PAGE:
Vorig jaar op bezoek bij Brusselse beleidsambtenaren kon je al merken hoe de stemming rond biobrandstof omsloeg. Een nieuwe IISD-studie geeft de ambtenaren én politici nu substantie om het destructieve beleid af te breken. Te duur, ecologisch destructief en om fossiele brandstof te sparen bestaan goedkoper alternatieven:
Biofuels—At What Cost? A review of costs and benefits of EU biofuel policies
Chris Charles, Ivetta Gerasimchuk, Richard Bridle, Tom Moerenhout, Elisa Asmelash, Tara Laan, IISD, 2013.
Paper, 129 pages, copyright: IISD
Biofuels—At What Cost? A review of costs and benefits of EU biofuel policies analyzes a range of costs and benefits associated with European Union (EU) conventional biofuel policies. The study provides a comprehensive overview of economic and non-economic costs and benefits of the EU, quantifying them where possible using estimates available from public accounts, state-of-the-art literature and author calculations. The paper identifies the main cost of the industry as subsidy schemes, which in 2011 were estimated to be EUR 9.3 – 10.7 billion.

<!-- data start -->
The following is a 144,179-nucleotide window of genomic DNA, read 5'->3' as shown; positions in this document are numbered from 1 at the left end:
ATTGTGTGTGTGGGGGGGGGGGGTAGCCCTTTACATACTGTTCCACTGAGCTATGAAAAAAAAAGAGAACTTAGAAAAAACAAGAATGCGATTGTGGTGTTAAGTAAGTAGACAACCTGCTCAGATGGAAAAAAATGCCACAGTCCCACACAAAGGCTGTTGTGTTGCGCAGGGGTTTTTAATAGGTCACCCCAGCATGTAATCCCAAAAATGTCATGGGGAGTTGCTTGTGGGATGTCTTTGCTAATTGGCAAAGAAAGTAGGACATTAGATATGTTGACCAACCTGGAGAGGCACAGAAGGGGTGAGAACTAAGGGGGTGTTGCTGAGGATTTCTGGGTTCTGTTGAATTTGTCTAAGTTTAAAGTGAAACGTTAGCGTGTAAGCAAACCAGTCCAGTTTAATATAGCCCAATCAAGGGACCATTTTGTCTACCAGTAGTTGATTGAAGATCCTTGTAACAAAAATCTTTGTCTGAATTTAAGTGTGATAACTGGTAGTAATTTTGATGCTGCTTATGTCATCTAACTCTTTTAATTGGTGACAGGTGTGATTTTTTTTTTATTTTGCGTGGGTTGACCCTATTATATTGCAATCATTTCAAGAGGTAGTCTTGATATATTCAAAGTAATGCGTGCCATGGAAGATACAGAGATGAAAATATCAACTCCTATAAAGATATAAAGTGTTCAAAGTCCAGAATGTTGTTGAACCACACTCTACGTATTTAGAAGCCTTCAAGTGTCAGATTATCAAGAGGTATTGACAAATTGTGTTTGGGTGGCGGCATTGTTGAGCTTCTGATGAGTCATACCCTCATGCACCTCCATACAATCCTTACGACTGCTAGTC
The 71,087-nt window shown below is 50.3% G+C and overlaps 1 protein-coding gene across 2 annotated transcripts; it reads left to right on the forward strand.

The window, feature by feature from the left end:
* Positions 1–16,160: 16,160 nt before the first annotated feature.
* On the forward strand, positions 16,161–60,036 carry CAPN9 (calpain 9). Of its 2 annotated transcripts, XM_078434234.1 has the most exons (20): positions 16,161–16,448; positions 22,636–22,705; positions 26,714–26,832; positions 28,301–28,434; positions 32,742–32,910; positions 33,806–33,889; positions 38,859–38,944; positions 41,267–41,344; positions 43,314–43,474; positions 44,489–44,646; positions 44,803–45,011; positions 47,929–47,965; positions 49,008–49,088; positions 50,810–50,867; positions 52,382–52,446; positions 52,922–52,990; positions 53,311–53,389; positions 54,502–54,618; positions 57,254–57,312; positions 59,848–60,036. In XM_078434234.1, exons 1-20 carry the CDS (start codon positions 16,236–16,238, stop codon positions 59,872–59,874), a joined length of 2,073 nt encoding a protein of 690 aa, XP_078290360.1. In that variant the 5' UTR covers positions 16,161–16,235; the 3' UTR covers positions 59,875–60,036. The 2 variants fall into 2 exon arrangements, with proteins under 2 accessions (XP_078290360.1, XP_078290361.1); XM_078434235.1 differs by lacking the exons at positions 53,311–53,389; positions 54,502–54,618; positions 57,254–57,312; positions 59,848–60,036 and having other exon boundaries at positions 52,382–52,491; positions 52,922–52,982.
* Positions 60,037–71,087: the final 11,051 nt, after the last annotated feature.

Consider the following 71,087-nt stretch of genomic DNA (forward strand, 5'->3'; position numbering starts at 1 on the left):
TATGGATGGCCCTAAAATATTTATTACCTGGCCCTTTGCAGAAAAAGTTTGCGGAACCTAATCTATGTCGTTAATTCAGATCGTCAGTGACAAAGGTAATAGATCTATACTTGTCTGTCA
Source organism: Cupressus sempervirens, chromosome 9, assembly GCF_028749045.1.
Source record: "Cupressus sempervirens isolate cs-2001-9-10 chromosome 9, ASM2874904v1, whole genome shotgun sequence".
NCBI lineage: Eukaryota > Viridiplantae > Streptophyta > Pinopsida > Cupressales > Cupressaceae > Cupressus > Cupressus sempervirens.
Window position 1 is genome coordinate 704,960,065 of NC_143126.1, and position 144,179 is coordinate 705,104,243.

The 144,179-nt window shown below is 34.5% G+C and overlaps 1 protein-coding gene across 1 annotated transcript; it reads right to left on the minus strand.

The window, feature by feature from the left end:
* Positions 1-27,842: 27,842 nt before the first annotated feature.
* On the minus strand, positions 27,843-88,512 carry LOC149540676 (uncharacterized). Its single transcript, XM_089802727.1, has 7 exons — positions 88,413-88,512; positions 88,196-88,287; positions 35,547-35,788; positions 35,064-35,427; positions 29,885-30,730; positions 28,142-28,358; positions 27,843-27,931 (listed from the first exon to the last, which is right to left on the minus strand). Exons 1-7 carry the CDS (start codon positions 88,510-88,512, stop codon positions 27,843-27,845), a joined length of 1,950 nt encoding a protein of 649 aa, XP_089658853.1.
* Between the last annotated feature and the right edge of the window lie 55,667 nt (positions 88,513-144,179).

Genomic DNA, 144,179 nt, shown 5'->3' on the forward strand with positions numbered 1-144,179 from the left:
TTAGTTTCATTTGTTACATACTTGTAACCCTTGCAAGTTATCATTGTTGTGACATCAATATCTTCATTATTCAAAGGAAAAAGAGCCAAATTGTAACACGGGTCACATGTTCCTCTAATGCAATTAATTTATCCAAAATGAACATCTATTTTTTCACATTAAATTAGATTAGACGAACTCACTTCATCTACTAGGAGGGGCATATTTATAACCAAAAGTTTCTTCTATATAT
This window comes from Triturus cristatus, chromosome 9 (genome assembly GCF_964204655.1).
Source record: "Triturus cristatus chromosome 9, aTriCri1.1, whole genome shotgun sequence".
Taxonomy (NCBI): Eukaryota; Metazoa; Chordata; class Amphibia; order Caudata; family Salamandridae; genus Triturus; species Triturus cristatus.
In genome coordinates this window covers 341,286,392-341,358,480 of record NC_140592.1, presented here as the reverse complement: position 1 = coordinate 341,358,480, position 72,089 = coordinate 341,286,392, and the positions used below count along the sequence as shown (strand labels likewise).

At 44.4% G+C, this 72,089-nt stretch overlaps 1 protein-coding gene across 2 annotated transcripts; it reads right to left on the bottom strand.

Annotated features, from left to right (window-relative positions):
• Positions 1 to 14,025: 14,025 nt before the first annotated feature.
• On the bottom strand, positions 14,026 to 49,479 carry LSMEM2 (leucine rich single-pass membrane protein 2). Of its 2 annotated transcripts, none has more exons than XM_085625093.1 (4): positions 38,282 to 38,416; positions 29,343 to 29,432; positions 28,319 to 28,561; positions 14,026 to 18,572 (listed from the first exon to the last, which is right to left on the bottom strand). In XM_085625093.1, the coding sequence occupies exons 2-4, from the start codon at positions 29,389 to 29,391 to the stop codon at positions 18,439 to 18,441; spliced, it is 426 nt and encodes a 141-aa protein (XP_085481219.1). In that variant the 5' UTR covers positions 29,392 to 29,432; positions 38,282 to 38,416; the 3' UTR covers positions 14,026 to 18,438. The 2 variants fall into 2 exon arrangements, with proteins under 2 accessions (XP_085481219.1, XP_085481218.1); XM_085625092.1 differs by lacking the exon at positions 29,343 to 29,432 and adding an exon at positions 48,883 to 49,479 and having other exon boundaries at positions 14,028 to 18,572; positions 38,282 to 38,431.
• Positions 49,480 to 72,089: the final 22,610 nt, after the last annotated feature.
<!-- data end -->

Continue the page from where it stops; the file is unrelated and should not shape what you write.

The study examines the key benefits generated by the industry, including rural development, greenhouse gas emissions reductions, and improved energy security, concluding that the social benefits of EU biofuel policies in meeting these policy objectives has, in many instances, been marginal, unclear, or in need of greater monitoring and elaboration. The European Union’s proposed tightening of the current emission standard for passenger vehicles is discussed as an alternative, viable low-cost policy measure to achieve the public policy objectives for which biofuels are subsidized. The report provides recommendations to EU policy-makers on reforming subsidy policies and improving data recording in order to enhance the policy formulation process.